– basics
    Commented Dec 2, 2022 at 23:03
  • $\begingroup$ @basics so no work is done on the magnet but negative work is done by the magnet on the solenoid, right? (as the solenoid is not stationary) what is the effect of this work in terms of the transfer of energy $\endgroup$
    – Kayen Jain
    Commented Dec 3, 2022 at 8:30

2 Answers 2

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Suppose you push an elephant. The elephant does not move. Where does your energy go? The energy of the system ( you + elephant) does not remain constant because some energy is lost due to heat produced with friction (External force).

Similarly, the energy should be transferred to the magnet. The magnet should be repelled and thus move having some Kinetic energy. However, if the magnet remains stationary as in your case, it is understood that there is an agency (external force) on the magnet.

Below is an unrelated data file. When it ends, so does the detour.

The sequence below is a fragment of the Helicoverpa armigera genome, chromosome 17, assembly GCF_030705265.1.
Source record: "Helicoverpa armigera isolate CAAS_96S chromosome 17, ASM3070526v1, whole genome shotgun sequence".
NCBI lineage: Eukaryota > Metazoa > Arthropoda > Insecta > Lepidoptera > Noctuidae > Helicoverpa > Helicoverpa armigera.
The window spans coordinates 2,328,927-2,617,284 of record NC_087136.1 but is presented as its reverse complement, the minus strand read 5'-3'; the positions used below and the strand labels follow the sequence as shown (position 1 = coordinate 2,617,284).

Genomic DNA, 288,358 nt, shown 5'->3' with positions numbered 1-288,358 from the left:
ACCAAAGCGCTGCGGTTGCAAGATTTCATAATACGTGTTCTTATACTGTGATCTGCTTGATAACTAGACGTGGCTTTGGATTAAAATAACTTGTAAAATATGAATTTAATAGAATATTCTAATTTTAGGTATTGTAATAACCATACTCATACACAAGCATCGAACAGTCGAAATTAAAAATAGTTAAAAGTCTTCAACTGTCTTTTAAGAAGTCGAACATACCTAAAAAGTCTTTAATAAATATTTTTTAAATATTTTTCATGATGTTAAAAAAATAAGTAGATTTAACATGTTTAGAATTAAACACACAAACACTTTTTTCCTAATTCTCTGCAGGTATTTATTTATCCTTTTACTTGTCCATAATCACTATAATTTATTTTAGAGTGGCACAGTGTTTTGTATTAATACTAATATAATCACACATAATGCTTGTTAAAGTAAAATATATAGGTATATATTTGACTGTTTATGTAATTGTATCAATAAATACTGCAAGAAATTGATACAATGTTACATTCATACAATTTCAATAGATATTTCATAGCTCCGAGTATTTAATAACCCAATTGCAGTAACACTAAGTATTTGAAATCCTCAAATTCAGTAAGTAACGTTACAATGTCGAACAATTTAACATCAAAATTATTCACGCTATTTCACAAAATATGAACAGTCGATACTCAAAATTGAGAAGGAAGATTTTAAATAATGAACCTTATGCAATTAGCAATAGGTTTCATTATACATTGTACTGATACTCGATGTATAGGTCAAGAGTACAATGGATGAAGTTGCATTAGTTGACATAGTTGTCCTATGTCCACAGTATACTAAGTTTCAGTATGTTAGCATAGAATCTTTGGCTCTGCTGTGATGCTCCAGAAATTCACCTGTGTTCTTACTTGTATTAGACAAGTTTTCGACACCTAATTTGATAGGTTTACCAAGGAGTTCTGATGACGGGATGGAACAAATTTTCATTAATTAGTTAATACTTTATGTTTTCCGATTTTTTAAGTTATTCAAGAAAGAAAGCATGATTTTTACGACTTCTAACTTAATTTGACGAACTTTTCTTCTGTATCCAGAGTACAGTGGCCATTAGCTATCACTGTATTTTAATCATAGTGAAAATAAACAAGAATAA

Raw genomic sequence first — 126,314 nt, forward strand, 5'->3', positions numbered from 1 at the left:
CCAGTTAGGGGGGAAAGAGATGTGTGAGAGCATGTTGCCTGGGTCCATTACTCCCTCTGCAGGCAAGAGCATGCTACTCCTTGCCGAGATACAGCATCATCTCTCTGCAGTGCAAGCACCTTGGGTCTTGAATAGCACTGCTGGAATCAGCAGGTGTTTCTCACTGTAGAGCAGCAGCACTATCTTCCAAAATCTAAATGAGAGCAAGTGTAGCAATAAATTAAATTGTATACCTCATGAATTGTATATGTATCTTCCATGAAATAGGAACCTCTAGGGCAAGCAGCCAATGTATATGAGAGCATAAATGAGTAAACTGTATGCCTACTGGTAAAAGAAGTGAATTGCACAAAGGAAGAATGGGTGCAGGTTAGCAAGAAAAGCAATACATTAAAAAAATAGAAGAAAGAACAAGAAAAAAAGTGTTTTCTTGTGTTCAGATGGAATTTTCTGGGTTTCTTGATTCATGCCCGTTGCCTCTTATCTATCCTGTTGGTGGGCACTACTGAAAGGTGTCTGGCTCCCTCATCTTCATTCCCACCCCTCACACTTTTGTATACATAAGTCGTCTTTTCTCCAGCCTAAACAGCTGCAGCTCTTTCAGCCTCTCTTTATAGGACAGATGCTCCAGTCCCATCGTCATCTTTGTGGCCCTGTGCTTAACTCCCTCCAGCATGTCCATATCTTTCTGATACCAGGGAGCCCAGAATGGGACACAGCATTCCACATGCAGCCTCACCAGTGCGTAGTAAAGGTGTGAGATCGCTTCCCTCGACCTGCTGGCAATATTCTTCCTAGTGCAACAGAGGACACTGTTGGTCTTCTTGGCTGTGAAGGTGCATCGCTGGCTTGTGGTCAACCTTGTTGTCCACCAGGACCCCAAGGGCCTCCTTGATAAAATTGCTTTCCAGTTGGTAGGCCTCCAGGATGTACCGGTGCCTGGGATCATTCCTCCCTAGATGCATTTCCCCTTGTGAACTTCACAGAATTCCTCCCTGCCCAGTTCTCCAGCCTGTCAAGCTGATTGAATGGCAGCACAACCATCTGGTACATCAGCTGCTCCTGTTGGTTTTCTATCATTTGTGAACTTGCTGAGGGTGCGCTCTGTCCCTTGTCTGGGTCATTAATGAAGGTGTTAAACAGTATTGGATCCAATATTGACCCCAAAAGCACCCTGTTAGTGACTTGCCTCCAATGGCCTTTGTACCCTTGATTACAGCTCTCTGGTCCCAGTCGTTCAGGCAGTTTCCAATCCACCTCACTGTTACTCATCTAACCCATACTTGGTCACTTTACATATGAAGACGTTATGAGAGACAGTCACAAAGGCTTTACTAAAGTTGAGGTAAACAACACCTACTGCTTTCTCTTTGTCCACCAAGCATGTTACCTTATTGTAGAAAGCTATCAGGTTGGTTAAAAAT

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Few modification to the setup. Let's replace the generator with a resistor in the electric circuit to avoid strange behaviors.

Governing equations. Let's write down some equations, before doing an energy balance,

  • dynamical equation of the moving magnet:

    $m \ddot{x} = F^{m, em} + F^{ext}$,

    being $F^{m, em}$ the force acting on the magnet due to the induced field produced by the electromagnet, and $F^{ext}$ the force you provide to the magnet with your hand;

  • Faraday-Lenz law,

    $v = \dot{\Phi}_{S}(\mathbf{b}) = \dot{\Phi}_{S}(\mathbf{b}^{mag}) + \dot{\Phi}_{S}(\mathbf{b}^{em}) = \dot{\Phi}_S(\mathbf{b}^{mag}) + \mu \dfrac{N}{\ell} \dfrac{d i}{dt} = \dot{\Phi}_S(\mathbf{b}^{mag}) + L \dfrac{d i}{dt}$,

    being $\Phi_{S}(\mathbf{b}^{m})$ the magnet flux in the coil due to the magnet, and $\Phi_{S}(\mathbf{b}^{em}) = L i$, the flux of the magnetic field produced by the induced current in the coil;

  • circuit equation

    $R i = v$

Energy balance. Now let's multiply the mechanical equation by $\dot{x}$ and the circuit equation by $i$, we get